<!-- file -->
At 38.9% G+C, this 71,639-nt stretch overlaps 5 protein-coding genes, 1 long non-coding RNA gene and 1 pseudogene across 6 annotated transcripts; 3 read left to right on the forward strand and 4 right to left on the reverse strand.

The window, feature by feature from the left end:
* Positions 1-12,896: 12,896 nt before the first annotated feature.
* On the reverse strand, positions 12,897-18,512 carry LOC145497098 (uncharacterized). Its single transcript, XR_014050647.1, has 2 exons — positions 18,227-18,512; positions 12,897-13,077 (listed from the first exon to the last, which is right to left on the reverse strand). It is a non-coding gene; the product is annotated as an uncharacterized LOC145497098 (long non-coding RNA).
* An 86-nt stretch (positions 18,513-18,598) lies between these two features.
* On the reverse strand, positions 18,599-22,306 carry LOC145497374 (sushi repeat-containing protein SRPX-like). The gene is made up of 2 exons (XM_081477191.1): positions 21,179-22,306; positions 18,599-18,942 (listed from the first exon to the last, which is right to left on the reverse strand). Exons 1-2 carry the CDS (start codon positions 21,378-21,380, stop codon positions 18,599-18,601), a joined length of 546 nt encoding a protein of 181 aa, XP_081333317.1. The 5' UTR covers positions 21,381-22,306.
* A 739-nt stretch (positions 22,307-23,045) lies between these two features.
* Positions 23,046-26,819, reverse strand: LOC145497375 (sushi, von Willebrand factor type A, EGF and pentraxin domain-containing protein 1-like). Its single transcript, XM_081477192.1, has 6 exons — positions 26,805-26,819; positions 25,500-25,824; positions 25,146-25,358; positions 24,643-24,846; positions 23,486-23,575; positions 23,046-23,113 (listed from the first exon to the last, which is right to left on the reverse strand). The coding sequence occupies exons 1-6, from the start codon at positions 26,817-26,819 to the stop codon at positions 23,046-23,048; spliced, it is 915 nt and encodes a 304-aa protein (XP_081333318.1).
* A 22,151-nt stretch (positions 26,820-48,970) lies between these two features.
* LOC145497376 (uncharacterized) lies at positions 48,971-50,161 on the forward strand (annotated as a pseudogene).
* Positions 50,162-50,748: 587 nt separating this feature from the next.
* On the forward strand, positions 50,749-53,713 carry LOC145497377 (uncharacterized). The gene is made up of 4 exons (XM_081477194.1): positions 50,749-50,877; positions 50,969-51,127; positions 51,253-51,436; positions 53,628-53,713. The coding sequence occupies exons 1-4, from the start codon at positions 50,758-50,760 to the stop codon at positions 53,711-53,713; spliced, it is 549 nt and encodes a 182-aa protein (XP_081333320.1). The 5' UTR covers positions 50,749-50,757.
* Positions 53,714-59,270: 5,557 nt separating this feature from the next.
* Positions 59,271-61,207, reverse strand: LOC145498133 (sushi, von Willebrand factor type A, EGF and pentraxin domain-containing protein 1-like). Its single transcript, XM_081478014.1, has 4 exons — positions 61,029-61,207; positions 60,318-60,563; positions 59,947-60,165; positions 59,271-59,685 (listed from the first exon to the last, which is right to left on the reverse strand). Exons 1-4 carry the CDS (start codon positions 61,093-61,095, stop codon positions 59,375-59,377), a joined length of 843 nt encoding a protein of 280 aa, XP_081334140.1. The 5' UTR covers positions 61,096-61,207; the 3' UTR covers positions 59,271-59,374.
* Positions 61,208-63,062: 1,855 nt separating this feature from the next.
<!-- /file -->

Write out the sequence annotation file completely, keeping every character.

At 38.9% G+C, this 71,639-nt stretch overlaps 5 protein-coding genes, 1 long non-coding RNA gene and 1 pseudogene across 6 annotated transcripts; 3 read left to right on the forward strand and 4 right to left on the reverse strand.

The window, feature by feature from the left end:
* Positions 1-12,896: 12,896 nt before the first annotated feature.
* On the reverse strand, positions 12,897-18,512 carry LOC145497098 (uncharacterized). Its single transcript, XR_014050647.1, has 2 exons — positions 18,227-18,512; positions 12,897-13,077 (listed from the first exon to the last, which is right to left on the reverse strand). It is a non-coding gene; the product is annotated as an uncharacterized LOC145497098 (long non-coding RNA).
* An 86-nt stretch (positions 18,513-18,598) lies between these two features.
* On the reverse strand, positions 18,599-22,306 carry LOC145497374 (sushi repeat-containing protein SRPX-like). The gene is made up of 2 exons (XM_081477191.1): positions 21,179-22,306; positions 18,599-18,942 (listed from the first exon to the last, which is right to left on the reverse strand). Exons 1-2 carry the CDS (start codon positions 21,378-21,380, stop codon positions 18,599-18,601), a joined length of 546 nt encoding a protein of 181 aa, XP_081333317.1. The 5' UTR covers positions 21,381-22,306.
* A 739-nt stretch (positions 22,307-23,045) lies between these two features.
* Positions 23,046-26,819, reverse strand: LOC145497375 (sushi, von Willebrand factor type A, EGF and pentraxin domain-containing protein 1-like). Its single transcript, XM_081477192.1, has 6 exons — positions 26,805-26,819; positions 25,500-25,824; positions 25,146-25,358; positions 24,643-24,846; positions 23,486-23,575; positions 23,046-23,113 (listed from the first exon to the last, which is right to left on the reverse strand). The coding sequence occupies exons 1-6, from the start codon at positions 26,817-26,819 to the stop codon at positions 23,046-23,048; spliced, it is 915 nt and encodes a 304-aa protein (XP_081333318.1).
* A 22,151-nt stretch (positions 26,820-48,970) lies between these two features.
* LOC145497376 (uncharacterized) lies at positions 48,971-50,161 on the forward strand (annotated as a pseudogene).
* Positions 50,162-50,748: 587 nt separating this feature from the next.
* On the forward strand, positions 50,749-53,713 carry LOC145497377 (uncharacterized). The gene is made up of 4 exons (XM_081477194.1): positions 50,749-50,877; positions 50,969-51,127; positions 51,253-51,436; positions 53,628-53,713. The coding sequence occupies exons 1-4, from the start codon at positions 50,758-50,760 to the stop codon at positions 53,711-53,713; spliced, it is 549 nt and encodes a 182-aa protein (XP_081333320.1). The 5' UTR covers positions 50,749-50,757.
* Positions 53,714-59,270: 5,557 nt separating this feature from the next.
* Positions 59,271-61,207, reverse strand: LOC145498133 (sushi, von Willebrand factor type A, EGF and pentraxin domain-containing protein 1-like). Its single transcript, XM_081478014.1, has 4 exons — positions 61,029-61,207; positions 60,318-60,563; positions 59,947-60,165; positions 59,271-59,685 (listed from the first exon to the last, which is right to left on the reverse strand). Exons 1-4 carry the CDS (start codon positions 61,093-61,095, stop codon positions 59,375-59,377), a joined length of 843 nt encoding a protein of 280 aa, XP_081334140.1. The 5' UTR covers positions 61,096-61,207; the 3' UTR covers positions 59,271-59,374.
* Positions 61,208-63,062: 1,855 nt separating this feature from the next.